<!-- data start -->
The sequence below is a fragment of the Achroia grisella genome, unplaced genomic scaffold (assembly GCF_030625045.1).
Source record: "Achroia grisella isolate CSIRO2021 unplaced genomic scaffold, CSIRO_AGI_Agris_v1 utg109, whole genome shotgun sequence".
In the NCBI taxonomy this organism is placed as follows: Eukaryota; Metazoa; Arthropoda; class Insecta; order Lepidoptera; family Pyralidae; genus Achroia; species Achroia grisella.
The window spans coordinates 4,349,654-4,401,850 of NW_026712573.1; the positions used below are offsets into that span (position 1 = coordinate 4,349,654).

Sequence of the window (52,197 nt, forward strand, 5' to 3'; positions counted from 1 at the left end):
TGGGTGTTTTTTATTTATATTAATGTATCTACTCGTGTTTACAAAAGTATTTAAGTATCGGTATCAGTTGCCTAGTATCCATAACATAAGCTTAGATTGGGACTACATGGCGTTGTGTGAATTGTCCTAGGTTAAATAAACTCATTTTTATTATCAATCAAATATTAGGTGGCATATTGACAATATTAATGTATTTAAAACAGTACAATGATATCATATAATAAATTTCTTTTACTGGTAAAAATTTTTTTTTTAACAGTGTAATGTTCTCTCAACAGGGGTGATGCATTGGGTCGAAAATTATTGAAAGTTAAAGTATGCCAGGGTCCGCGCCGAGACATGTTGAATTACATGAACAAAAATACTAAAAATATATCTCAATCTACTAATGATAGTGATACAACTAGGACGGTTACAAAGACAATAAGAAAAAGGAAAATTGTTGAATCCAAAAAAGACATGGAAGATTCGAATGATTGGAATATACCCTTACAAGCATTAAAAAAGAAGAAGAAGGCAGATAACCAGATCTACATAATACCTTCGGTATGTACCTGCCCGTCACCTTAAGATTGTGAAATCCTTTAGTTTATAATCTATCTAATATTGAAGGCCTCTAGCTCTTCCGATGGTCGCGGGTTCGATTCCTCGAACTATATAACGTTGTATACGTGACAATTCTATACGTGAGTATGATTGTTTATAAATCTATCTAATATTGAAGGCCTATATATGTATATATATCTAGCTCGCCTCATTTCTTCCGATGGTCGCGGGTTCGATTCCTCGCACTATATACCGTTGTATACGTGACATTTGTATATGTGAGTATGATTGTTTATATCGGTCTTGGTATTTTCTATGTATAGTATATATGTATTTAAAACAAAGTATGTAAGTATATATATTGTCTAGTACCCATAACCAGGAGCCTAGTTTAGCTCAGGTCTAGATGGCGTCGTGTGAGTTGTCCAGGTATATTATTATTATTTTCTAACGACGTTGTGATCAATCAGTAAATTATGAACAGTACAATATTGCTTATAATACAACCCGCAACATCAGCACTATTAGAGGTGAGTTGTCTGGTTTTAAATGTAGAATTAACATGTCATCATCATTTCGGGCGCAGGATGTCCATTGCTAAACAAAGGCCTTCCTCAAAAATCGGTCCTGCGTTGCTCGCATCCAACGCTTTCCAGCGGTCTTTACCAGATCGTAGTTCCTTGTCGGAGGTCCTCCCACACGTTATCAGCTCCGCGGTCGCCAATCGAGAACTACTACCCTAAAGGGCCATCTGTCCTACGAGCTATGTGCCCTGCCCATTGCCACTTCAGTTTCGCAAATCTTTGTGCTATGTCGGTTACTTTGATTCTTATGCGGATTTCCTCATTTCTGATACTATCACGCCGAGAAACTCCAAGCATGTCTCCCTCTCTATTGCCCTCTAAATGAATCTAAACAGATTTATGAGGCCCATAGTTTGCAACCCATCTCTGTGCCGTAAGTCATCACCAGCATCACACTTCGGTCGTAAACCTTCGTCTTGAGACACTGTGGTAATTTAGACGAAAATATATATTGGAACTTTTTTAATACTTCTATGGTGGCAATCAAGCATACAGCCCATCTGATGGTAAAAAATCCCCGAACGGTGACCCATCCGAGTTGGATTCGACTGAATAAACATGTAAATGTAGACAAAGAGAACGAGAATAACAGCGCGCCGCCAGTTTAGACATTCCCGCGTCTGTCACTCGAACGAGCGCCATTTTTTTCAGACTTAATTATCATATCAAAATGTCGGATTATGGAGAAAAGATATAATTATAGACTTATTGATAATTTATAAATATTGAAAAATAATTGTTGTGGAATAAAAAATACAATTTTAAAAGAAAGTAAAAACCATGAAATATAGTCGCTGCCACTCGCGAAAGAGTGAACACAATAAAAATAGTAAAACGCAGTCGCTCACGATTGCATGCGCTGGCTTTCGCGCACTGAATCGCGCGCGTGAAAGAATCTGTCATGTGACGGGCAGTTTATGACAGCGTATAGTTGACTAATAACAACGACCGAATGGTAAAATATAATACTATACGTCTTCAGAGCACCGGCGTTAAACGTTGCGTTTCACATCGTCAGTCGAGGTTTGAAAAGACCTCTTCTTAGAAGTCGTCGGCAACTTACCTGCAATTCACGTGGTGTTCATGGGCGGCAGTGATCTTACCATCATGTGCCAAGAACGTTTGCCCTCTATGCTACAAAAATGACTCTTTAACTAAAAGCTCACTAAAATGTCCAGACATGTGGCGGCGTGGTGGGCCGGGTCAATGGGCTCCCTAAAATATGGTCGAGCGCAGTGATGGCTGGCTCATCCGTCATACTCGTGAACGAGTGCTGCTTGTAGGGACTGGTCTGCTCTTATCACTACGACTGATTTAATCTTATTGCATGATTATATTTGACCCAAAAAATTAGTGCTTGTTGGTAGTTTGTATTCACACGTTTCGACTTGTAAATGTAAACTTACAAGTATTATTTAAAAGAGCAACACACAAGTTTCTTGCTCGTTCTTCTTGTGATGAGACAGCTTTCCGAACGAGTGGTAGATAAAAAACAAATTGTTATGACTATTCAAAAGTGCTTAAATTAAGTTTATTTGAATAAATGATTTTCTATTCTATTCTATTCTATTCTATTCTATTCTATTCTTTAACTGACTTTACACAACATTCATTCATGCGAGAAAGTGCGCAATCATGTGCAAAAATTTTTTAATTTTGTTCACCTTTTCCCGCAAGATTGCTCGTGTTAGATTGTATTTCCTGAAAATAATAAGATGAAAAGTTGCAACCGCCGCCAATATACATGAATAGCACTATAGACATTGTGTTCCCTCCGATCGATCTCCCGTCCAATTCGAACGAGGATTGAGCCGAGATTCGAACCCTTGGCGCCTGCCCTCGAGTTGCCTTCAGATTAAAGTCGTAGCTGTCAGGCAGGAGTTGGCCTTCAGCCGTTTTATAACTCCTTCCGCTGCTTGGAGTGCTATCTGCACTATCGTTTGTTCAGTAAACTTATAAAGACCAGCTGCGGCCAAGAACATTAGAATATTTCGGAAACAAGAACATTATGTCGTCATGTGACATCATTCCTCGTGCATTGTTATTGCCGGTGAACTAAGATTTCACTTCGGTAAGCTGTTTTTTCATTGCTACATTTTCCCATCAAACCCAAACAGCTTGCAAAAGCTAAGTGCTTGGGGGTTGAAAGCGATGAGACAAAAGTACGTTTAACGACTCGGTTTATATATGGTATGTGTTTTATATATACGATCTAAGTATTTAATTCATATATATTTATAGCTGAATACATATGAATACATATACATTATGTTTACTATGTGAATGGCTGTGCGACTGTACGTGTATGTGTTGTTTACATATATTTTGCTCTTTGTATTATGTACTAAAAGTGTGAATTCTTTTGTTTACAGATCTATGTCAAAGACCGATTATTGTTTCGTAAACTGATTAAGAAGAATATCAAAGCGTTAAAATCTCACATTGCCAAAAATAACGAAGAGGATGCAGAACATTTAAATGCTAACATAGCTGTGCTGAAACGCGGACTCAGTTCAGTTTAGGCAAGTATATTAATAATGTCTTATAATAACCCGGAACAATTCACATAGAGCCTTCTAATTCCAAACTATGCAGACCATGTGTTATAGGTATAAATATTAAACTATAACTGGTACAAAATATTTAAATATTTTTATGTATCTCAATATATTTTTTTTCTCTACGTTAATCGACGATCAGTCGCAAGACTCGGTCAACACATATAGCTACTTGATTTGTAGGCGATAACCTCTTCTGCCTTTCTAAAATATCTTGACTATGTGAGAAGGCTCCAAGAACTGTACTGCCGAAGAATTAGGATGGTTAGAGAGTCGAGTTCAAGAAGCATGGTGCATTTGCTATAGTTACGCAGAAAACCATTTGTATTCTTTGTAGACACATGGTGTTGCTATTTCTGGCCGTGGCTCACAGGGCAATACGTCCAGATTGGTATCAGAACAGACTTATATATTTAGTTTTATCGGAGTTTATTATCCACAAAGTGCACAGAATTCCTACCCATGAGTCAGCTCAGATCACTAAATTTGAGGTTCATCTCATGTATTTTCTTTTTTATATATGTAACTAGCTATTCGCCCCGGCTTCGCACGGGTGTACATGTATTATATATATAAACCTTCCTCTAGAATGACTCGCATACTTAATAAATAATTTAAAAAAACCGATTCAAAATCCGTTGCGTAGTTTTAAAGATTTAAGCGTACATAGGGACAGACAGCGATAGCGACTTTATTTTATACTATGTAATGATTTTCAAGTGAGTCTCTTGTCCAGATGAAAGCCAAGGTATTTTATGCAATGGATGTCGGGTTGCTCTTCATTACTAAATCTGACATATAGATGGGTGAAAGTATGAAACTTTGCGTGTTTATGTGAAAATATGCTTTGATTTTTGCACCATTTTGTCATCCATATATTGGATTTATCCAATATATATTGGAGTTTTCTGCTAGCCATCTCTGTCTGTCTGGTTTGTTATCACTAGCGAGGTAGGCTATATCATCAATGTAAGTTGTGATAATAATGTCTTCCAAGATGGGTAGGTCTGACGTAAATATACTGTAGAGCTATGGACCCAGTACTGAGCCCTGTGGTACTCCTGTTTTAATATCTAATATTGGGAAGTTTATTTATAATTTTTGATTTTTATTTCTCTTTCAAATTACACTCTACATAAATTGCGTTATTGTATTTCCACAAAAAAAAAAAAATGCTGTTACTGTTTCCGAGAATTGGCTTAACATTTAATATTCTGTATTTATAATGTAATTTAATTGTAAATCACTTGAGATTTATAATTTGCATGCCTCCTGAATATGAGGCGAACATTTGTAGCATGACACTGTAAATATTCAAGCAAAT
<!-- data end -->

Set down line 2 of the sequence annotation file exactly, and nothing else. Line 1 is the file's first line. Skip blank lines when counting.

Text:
Source record: "Achroia grisella isolate CSIRO2021 unplaced genomic scaffold, CSIRO_AGI_Agris_v1 utg109, whole genome shotgun sequence".